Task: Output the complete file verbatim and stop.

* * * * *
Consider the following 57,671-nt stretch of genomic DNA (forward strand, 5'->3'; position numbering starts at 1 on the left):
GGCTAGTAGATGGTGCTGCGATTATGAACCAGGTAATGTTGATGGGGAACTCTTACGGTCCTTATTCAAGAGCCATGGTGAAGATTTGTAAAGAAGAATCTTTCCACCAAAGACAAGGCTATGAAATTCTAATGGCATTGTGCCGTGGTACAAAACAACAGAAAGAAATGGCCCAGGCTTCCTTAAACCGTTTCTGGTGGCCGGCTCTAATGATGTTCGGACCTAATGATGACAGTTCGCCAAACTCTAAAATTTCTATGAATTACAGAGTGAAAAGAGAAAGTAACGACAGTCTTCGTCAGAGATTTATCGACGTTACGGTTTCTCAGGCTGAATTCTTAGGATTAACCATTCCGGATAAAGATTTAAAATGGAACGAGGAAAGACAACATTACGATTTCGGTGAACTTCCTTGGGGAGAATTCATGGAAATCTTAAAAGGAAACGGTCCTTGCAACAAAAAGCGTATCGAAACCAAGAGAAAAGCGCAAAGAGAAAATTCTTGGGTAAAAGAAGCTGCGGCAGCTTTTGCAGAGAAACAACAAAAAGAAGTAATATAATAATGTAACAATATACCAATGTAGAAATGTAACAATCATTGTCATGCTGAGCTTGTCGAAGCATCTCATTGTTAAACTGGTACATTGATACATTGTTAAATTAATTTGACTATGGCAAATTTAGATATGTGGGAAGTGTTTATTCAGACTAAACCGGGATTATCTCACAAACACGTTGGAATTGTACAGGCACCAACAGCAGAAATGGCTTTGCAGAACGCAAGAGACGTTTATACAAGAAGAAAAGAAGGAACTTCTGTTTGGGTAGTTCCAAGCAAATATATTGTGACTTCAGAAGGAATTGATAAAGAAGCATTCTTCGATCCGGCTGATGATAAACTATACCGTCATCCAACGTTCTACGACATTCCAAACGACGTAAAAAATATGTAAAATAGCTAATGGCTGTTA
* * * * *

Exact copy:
Consider the following 57,671-nt stretch of genomic DNA (forward strand, 5'->3'; position numbering starts at 1 on the left):
GGCTAGTAGATGGTGCTGCGATTATGAACCAGGTAATGTTGATGGGGAACTCTTACGGTCCTTATTCAAGAGCCATGGTGAAGATTTGTAAAGAAGAATCTTTCCACCAAAGACAAGGCTATGAAATTCTAATGGCATTGTGCCGTGGTACAAAACAACAGAAAGAAATGGCCCAGGCTTCCTTAAACCGTTTCTGGTGGCCGGCTCTAATGATGTTCGGACCTAATGATGACAGTTCGCCAAACTCTAAAATTTCTATGAATTACAGAGTGAAAAGAGAAAGTAACGACAGTCTTCGTCAGAGATTTATCGACGTTACGGTTTCTCAGGCTGAATTCTTAGGATTAACCATTCCGGATAAAGATTTAAAATGGAACGAGGAAAGACAACATTACGATTTCGGTGAACTTCCTTGGGGAGAATTCATGGAAATCTTAAAAGGAAACGGTCCTTGCAACAAAAAGCGTATCGAAACCAAGAGAAAAGCGCAAAGAGAAAATTCTTGGGTAAAAGAAGCTGCGGCAGCTTTTGCAGAGAAACAACAAAAAGAAGTAATATAATAATGTAACAATATACCAATGTAGAAATGTAACAATCATTGTCATGCTGAGCTTGTCGAAGCATCTCATTGTTAAACTGGTACATTGATACATTGTTAAATTAATTTGACTATGGCAAATTTAGATATGTGGGAAGTGTTTATTCAGACTAAACCGGGATTATCTCACAAACACGTTGGAATTGTACAGGCACCAACAGCAGAAATGGCTTTGCAGAACGCAAGAGACGTTTATACAAGAAGAAAAGAAGGAACTTCTGTTTGGGTAGTTCCAAGCAAATATATTGTGACTTCAGAAGGAATTGATAAAGAAGCATTCTTCGATCCGGCTGATGATAAACTATACCGTCATCCAACGTTCTACGACATTCCAAACGACGTAAAAAATATGTAAAATAGCTAATGGCTGTTA